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Brain research

Electric shocks may help students solve maths problems

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Psychologists at Oxford University found that students scored higher on mental arithmetic tasks after a five-day course of brain stimulation.

If future studies prove that it works – and is safe – the cheap and non-invasive procedure might be used routinely to boost the cognitive power of those who fall behind in maths, the scientists said. Researchers led by Roi Cohen Kadosh zapped students´ brains with a technique called transcranial random noise stimulation (TRNS) while they performed simple calculations, or tried to remember mathematical facts by rote learning.

In the study published in Current Biology, 25 students had electrical pulses fired across their brains, while 26 others had a sham treatment, in which they thought they had brain stimulation, but the equipment was turned off.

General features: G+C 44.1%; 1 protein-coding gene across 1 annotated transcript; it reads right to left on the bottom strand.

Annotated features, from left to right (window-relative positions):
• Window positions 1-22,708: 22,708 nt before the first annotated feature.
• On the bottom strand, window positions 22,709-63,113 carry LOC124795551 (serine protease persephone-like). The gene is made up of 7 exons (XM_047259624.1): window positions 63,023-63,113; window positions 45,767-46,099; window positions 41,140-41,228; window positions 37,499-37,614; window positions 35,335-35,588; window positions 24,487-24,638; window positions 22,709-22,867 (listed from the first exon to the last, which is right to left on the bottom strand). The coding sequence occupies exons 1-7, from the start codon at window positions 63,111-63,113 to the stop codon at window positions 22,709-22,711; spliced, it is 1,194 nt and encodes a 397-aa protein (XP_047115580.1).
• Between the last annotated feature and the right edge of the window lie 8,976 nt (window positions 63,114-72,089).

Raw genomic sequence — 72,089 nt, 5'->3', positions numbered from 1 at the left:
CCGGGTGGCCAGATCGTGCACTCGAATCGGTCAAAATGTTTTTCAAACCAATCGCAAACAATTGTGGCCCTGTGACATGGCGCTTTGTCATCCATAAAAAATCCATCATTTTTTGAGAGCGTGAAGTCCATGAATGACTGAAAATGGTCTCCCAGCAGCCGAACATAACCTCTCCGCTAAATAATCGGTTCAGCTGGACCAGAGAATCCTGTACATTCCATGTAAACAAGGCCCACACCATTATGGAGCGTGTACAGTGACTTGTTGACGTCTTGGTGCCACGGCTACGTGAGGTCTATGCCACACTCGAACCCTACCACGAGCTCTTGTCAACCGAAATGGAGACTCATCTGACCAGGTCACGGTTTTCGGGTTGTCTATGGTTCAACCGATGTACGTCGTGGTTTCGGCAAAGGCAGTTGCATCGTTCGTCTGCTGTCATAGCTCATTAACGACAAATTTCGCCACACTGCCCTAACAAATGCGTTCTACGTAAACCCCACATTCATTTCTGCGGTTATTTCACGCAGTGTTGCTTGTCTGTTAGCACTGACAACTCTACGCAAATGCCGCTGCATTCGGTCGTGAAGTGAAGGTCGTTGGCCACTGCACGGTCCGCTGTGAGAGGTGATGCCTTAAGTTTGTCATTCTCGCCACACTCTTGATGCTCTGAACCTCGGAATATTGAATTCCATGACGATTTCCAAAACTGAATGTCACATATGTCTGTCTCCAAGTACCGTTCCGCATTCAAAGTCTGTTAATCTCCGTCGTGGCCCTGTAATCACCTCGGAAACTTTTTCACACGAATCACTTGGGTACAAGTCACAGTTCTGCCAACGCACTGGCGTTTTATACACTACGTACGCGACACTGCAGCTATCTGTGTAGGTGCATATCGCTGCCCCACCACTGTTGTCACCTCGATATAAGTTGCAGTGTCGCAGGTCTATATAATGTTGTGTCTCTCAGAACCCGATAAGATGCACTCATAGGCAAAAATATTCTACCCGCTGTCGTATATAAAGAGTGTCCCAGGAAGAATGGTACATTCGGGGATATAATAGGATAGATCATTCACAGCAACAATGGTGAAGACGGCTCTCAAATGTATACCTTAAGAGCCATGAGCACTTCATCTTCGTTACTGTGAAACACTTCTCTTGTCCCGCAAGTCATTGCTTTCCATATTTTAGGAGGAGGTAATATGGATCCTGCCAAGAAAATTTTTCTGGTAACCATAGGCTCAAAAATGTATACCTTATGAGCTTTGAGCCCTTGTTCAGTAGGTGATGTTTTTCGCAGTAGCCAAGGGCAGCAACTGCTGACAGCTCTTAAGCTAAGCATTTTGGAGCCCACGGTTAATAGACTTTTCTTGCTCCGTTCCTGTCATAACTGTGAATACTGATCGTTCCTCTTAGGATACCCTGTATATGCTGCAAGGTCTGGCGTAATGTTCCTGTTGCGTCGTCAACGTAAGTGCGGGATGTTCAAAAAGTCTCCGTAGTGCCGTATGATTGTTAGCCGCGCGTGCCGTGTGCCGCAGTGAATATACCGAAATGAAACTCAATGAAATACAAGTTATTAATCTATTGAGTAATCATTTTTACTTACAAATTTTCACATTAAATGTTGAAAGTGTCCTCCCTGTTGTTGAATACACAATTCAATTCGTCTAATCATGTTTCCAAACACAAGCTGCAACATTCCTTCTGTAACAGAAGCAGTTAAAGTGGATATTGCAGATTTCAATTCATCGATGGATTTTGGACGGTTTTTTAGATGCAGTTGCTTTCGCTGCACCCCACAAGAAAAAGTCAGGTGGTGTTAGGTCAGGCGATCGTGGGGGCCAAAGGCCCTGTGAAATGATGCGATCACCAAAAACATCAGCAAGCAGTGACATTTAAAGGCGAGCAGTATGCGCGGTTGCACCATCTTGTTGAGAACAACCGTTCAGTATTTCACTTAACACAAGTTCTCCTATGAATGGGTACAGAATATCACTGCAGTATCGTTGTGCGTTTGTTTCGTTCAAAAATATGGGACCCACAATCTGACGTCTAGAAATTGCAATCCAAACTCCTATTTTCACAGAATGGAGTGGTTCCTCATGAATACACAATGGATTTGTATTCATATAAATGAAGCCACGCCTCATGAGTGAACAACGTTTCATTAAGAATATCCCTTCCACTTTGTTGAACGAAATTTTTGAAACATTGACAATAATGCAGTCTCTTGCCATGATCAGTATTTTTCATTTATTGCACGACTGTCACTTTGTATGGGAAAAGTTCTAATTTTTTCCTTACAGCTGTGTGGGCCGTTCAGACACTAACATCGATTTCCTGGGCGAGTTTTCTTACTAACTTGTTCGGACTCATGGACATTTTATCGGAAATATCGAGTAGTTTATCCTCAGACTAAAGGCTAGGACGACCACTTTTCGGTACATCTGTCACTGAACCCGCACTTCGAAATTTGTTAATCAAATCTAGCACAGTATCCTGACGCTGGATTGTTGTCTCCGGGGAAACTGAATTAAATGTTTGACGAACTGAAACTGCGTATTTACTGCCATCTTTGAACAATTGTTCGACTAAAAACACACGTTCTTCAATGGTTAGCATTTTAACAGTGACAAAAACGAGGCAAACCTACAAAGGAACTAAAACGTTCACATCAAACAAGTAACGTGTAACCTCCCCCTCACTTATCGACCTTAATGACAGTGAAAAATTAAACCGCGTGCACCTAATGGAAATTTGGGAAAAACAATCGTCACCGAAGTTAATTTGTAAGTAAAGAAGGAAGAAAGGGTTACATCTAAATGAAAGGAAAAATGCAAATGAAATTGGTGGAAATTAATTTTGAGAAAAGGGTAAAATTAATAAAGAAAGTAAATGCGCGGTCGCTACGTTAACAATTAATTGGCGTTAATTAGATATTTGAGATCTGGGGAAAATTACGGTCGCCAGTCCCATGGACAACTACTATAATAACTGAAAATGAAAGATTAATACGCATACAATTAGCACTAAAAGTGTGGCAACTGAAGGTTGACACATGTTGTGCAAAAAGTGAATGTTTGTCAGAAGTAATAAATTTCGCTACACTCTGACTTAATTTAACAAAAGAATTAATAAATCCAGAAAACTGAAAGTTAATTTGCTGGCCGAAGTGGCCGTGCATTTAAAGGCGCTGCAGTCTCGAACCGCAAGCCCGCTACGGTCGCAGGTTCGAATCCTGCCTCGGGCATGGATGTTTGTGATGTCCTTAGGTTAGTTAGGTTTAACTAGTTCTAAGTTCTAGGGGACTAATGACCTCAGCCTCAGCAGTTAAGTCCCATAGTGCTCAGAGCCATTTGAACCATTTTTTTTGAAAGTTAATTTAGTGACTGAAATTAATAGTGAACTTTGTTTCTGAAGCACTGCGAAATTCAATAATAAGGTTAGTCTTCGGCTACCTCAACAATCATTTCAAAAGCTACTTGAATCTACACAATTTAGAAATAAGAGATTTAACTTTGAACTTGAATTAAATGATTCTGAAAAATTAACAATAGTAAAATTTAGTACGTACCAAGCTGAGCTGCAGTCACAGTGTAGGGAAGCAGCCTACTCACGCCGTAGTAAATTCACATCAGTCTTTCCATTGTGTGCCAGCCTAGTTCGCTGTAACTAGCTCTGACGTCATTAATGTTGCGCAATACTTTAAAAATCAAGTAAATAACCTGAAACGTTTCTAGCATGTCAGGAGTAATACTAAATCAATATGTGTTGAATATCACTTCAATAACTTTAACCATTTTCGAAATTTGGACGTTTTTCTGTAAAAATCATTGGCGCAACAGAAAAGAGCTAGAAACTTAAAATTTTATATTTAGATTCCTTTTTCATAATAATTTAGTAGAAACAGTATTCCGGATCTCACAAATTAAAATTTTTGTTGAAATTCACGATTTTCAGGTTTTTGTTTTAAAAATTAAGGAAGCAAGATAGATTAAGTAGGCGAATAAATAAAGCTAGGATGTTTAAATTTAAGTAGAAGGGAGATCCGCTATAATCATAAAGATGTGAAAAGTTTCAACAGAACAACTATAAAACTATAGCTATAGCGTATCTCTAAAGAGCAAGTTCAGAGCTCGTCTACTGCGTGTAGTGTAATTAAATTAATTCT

In tests afterwards, the students who had their brains stimulated solved maths puzzles 27% faster than the control group, suggesting that their brains were working more efficiently.

Cohen Kadosh said the improvement lasted for six months after the course of stimulation, but other scientists were dubious about the claim. The result was based on six students who received stimulation, and six controls, who returned to the lab six months later.

"My worry is that the six-month effect, as intriguing as it appears, could be a false discovery. I would love to see this effect replicated in a sample that is larger and well-powered, because if true it could have important implications for basic neuroscience and the treatment of various clinical conditions. But until such data appears, the six-month claim remains weak in my view."

Jon Simons, a neuroscientist at Cambridge University, had similar concerns, adding that only six students who had TRNS were assessed six months later. "The findings here seem weaker to me," he said.

Amanda Ellison, who studies brain stimulation for rehabilitating patients at Durham University, said the procedure still looked promising.

"The next issue will be understanding the mechanism of this effect so that the technique can be applied to more functions. However, the impact for neuro-rehabilitation for example is hopeful," she said.

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